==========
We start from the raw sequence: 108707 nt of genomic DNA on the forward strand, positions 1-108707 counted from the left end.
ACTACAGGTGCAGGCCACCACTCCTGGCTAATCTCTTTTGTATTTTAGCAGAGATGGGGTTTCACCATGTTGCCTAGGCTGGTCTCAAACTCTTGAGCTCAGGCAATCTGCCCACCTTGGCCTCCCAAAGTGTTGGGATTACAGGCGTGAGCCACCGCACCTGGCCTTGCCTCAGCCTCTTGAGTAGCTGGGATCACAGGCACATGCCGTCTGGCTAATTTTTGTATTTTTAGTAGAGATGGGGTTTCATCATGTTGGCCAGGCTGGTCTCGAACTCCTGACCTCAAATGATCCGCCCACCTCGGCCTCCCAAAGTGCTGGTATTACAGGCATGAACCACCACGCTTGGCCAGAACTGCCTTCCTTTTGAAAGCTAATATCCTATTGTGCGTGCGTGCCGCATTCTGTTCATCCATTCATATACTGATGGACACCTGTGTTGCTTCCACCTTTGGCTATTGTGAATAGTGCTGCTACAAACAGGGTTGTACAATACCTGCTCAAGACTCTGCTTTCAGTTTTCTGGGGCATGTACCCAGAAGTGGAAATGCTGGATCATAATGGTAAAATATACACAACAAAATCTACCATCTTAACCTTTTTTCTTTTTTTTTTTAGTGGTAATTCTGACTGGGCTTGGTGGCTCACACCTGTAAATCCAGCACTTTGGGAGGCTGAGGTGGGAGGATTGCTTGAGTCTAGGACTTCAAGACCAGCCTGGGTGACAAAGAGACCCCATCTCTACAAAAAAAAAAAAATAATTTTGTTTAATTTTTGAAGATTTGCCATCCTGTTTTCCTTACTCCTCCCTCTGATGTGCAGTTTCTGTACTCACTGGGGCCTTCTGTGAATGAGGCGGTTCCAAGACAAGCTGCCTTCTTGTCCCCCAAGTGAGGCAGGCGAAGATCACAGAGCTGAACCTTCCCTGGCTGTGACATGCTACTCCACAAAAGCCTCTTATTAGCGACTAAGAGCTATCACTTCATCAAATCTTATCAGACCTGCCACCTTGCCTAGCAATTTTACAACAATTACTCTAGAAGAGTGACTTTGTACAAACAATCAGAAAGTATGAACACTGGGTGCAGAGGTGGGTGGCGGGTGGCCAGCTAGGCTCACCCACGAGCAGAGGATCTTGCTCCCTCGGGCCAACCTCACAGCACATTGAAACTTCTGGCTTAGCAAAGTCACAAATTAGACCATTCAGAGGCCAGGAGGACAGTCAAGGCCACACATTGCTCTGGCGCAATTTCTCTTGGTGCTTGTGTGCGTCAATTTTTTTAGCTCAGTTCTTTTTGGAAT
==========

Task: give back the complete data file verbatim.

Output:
We start from the raw sequence: 108707 nt of genomic DNA on the forward strand, positions 1-108707 counted from the left end.
ACTACAGGTGCAGGCCACCACTCCTGGCTAATCTCTTTTGTATTTTAGCAGAGATGGGGTTTCACCATGTTGCCTAGGCTGGTCTCAAACTCTTGAGCTCAGGCAATCTGCCCACCTTGGCCTCCCAAAGTGTTGGGATTACAGGCGTGAGCCACCGCACCTGGCCTTGCCTCAGCCTCTTGAGTAGCTGGGATCACAGGCACATGCCGTCTGGCTAATTTTTGTATTTTTAGTAGAGATGGGGTTTCATCATGTTGGCCAGGCTGGTCTCGAACTCCTGACCTCAAATGATCCGCCCACCTCGGCCTCCCAAAGTGCTGGTATTACAGGCATGAACCACCACGCTTGGCCAGAACTGCCTTCCTTTTGAAAGCTAATATCCTATTGTGCGTGCGTGCCGCATTCTGTTCATCCATTCATATACTGATGGACACCTGTGTTGCTTCCACCTTTGGCTATTGTGAATAGTGCTGCTACAAACAGGGTTGTACAATACCTGCTCAAGACTCTGCTTTCAGTTTTCTGGGGCATGTACCCAGAAGTGGAAATGCTGGATCATAATGGTAAAATATACACAACAAAATCTACCATCTTAACCTTTTTTCTTTTTTTTTTTAGTGGTAATTCTGACTGGGCTTGGTGGCTCACACCTGTAAATCCAGCACTTTGGGAGGCTGAGGTGGGAGGATTGCTTGAGTCTAGGACTTCAAGACCAGCCTGGGTGACAAAGAGACCCCATCTCTACAAAAAAAAAAAAATAATTTTGTTTAATTTTTGAAGATTTGCCATCCTGTTTTCCTTACTCCTCCCTCTGATGTGCAGTTTCTGTACTCACTGGGGCCTTCTGTGAATGAGGCGGTTCCAAGACAAGCTGCCTTCTTGTCCCCCAAGTGAGGCAGGCGAAGATCACAGAGCTGAACCTTCCCTGGCTGTGACATGCTACTCCACAAAAGCCTCTTATTAGCGACTAAGAGCTATCACTTCATCAAATCTTATCAGACCTGCCACCTTGCCTAGCAATTTTACAACAATTACTCTAGAAGAGTGACTTTGTACAAACAATCAGAAAGTATGAACACTGGGTGCAGAGGTGGGTGGCGGGTGGCCAGCTAGGCTCACCCACGAGCAGAGGATCTTGCTCCCTCGGGCCAACCTCACAGCACATTGAAACTTCTGGCTTAGCAAAGTCACAAATTAGACCATTCAGAGGCCAGGAGGACAGTCAAGGCCACACATTGCTCTGGCGCAATTTCTCTTGGTGCTTGTGTGCGTCAATTTTTTTAGCTCAGTTCTTTTTGGAAT